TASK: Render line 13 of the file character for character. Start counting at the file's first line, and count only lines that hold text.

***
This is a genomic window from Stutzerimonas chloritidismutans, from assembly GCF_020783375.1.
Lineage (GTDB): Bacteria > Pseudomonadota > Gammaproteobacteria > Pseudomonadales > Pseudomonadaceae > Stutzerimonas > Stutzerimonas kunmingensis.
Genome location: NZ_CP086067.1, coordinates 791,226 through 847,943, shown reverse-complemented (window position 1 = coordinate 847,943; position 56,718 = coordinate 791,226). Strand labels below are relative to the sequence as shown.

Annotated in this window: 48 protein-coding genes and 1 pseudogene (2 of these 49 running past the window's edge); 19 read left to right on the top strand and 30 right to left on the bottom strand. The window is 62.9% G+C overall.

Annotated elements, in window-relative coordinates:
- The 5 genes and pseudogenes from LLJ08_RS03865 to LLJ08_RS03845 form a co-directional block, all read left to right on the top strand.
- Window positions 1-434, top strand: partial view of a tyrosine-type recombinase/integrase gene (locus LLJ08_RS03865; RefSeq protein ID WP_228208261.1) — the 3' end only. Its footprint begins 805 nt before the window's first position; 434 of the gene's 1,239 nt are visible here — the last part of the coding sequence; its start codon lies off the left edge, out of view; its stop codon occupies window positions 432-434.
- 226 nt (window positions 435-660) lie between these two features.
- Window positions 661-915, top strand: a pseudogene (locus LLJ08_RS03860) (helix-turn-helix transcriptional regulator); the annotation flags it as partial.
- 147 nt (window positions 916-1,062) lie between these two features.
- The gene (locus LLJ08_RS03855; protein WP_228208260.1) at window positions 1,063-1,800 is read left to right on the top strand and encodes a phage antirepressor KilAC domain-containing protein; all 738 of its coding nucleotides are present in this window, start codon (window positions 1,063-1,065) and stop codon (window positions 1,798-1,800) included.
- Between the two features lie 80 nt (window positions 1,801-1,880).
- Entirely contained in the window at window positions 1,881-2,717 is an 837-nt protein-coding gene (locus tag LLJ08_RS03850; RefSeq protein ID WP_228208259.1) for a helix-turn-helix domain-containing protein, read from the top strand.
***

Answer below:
- Entirely contained in the window at window positions 1,881-2,717 is an 837-nt protein-coding gene (locus tag LLJ08_RS03850; RefSeq protein ID WP_228208259.1) for a helix-turn-helix domain-containing protein, read from the top strand.